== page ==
Color Matching an Existing Finish

Sometimes you encounter situations that require you to color match a finish.  In this case it is with a bass guitar that had its peg head shape altered and the client wanted me to match the finish as close as possible to the rest of the neck.As you can see, the fret board (as is the rest of the neck) is a dark amber color, much darker than the rock maple.

First, I sand to 220 grit to get rid of any scratches and prep the surface.  In fact I do this even if there aren’t any scratches to make sure there is nothing contaminating the wood.  Then I apply my sealer, in this case shellac.  You can also use vinyl sealer, epoxy and sanding sealer but in this case it was handy.  When it comes to shellac I try to always use flakes dissolved in alcohol with a date on it to make sure it’s fresh.  I usually use a 3 lb cut as a sealer.  This refers to 3 lbs of shellac dissolved in 1 gallon of alcohol.  It lasts for about 6 months so I don’t mix more than I can use in that time period.  It should be dry to the touch in minutes, and if it doesn’t it’s old and should be thrown out. The pre-made shellac in hardware stores contain too many additives such as plasticizers to maintain shelf life.  An interesting thing about shellac is that it’s considered a food product by the FDA and it’s what coats M&M’s.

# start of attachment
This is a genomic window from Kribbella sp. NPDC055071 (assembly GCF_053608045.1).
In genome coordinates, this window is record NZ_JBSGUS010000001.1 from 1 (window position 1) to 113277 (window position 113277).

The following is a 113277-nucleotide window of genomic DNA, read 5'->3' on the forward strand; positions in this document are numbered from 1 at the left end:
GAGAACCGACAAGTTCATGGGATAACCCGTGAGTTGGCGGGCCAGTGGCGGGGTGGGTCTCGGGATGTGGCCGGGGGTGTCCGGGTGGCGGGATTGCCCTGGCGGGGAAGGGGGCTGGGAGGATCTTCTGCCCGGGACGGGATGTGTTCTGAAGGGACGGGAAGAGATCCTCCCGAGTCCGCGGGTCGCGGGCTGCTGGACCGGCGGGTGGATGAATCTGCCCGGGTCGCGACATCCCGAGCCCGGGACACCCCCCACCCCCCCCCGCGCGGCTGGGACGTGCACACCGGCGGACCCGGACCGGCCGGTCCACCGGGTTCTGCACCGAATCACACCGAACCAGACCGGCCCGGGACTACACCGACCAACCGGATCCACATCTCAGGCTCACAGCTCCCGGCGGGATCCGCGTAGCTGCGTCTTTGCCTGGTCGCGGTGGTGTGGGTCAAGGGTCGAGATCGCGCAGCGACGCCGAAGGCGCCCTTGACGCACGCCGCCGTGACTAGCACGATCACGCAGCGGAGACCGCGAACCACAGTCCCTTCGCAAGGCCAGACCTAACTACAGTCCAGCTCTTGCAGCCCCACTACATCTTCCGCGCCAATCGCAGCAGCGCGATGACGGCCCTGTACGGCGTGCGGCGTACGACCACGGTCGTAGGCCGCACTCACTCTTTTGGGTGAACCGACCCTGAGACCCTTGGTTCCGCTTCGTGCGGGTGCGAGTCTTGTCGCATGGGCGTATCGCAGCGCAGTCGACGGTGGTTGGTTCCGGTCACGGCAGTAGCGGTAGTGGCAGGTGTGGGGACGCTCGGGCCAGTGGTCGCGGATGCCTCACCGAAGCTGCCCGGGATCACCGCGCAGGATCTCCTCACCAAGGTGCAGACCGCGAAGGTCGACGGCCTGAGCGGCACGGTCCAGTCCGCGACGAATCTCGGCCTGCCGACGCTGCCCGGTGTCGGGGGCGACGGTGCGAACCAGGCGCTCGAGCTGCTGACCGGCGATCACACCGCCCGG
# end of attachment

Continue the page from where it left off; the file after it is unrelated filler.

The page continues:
I don’t like to stain bare wood for two reasons:  One it looks blotchy.  The soft parts of the maple will take more stain than the hard parts.  Two, if I screw up the color, I can take it off easier.  Here’s what it looks like with the shellac applied.

I mask off what I don’t want finished and mix my color.  I don’t normally shoot lacquer but in very small amounts I can get away with it (I’m allergic to the stuff).  In this case I’ll be using TransTint dyes sold by Stew-Mac, amber, red mahogany and medium brown.

Most of the color matching comes from practice.  I’ve done a lot of these so I use my experience to make a guess as to the colors and ratios.  In about 4 oz of lacquer I put 6 drops of amber, 1 drop of red mahogany and 1 drop of medium brown.  It’s very important to make a record of this and keep it in a journal.  This way you will be able to correct the formula if it isn’t right and repeat it if it is.  I test the color on a piece of paper and in this case it was pretty close so I went ahead and shot the peg head.  I do very light layers until I get the desired shade.
As you can see, it’s a pretty close match.

Next week, the finish coats.

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